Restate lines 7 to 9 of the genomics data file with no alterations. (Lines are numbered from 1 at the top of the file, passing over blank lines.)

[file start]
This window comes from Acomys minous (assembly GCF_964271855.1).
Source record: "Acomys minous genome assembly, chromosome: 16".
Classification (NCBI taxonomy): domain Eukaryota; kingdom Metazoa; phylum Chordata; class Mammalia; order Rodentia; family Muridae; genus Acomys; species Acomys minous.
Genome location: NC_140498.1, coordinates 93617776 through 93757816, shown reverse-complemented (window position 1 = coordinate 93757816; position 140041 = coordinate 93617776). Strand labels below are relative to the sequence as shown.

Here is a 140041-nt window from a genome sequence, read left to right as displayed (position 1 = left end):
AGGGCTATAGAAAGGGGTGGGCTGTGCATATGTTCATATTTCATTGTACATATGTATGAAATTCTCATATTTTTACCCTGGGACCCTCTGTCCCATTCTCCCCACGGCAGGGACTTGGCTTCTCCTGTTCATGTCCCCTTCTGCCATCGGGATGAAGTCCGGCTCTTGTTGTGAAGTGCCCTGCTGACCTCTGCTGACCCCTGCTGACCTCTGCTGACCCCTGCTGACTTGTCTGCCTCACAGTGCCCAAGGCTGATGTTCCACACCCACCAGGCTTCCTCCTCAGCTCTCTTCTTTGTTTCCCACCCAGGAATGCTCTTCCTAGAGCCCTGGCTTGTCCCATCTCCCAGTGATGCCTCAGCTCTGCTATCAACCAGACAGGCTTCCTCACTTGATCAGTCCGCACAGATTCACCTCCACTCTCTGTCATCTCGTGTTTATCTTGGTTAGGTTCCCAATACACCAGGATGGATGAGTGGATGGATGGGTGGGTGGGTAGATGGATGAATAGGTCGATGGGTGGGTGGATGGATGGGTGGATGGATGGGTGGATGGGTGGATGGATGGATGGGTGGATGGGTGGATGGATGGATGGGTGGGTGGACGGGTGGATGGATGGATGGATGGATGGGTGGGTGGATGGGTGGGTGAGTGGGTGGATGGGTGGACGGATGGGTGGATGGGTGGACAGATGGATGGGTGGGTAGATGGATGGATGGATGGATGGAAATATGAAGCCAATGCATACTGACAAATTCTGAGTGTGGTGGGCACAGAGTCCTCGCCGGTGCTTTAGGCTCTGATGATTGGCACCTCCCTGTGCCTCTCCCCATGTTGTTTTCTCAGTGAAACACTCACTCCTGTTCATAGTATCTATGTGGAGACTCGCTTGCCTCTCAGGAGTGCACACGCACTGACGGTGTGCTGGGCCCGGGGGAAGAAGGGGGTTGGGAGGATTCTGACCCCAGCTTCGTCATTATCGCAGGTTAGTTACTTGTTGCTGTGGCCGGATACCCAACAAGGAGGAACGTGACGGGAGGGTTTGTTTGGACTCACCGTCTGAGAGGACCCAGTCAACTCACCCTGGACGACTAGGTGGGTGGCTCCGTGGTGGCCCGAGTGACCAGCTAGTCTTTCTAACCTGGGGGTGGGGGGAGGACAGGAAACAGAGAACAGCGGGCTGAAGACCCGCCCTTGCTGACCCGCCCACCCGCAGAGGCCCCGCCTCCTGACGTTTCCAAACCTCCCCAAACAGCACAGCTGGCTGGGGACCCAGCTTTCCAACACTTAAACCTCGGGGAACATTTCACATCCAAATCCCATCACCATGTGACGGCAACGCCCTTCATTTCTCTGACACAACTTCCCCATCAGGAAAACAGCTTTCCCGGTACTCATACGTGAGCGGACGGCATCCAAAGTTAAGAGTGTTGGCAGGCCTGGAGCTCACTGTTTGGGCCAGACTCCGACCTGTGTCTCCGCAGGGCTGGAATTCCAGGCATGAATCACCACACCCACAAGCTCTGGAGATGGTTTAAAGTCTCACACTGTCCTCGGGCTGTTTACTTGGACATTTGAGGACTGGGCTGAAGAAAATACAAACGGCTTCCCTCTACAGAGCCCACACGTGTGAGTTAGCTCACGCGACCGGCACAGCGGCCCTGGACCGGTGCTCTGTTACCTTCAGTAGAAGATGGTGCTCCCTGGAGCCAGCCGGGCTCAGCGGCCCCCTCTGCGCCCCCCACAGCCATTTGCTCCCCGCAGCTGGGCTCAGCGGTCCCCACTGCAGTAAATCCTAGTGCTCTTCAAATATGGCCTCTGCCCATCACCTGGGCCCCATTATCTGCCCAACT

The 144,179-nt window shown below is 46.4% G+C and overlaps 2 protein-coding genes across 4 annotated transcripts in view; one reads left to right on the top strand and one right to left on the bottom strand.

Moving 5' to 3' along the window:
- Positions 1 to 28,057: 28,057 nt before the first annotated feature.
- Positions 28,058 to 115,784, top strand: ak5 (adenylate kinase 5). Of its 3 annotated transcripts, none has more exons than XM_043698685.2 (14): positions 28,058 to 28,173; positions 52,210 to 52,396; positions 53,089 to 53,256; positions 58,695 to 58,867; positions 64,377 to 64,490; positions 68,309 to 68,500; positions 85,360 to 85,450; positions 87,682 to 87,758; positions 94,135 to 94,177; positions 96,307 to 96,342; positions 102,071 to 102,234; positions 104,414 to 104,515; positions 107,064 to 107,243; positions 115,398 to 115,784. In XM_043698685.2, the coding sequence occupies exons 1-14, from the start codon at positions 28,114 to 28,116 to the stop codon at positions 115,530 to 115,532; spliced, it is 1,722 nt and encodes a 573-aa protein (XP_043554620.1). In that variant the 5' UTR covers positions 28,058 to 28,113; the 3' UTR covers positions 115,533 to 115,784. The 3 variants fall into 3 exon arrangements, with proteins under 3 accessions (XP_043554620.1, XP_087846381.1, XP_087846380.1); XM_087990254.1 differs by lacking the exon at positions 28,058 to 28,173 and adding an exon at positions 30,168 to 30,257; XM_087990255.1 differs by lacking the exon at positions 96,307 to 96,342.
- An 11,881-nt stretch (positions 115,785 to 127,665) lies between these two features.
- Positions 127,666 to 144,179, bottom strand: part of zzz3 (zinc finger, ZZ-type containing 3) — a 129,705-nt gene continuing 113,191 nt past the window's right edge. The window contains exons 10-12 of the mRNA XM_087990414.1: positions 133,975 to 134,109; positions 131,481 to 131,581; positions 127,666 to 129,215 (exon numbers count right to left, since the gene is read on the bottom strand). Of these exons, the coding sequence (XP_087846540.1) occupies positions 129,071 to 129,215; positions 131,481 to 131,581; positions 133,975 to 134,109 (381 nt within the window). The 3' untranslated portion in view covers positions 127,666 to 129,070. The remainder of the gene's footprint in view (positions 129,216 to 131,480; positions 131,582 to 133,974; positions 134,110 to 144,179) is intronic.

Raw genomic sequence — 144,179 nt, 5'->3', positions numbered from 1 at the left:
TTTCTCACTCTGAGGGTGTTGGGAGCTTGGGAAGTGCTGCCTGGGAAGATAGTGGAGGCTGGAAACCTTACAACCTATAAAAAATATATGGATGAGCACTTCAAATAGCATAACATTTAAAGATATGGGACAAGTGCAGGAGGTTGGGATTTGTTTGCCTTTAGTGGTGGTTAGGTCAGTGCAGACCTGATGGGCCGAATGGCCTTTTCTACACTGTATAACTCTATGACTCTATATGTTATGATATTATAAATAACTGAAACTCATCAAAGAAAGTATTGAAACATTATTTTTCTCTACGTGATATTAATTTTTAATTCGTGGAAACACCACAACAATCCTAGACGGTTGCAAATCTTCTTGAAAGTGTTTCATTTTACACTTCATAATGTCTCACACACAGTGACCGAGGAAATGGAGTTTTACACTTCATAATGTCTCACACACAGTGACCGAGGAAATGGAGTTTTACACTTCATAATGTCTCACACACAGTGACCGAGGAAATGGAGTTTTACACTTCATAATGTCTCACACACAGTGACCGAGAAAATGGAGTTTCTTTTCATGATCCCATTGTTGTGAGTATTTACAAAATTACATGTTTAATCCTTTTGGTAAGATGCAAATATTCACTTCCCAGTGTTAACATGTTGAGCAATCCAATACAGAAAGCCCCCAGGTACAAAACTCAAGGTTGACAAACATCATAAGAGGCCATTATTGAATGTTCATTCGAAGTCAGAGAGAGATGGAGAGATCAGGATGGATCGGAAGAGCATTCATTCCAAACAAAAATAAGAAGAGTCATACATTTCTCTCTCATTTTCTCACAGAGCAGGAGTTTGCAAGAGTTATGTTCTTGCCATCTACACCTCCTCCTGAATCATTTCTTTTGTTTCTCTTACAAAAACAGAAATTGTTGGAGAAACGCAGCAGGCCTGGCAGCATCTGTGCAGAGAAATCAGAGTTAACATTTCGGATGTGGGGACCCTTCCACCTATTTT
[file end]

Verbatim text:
The 144,179-nt window shown below is 46.4% G+C and overlaps 2 protein-coding genes across 4 annotated transcripts in view; one reads left to right on the top strand and one right to left on the bottom strand.

Moving 5' to 3' along the window:
- Positions 1 to 28,057: 28,057 nt before the first annotated feature.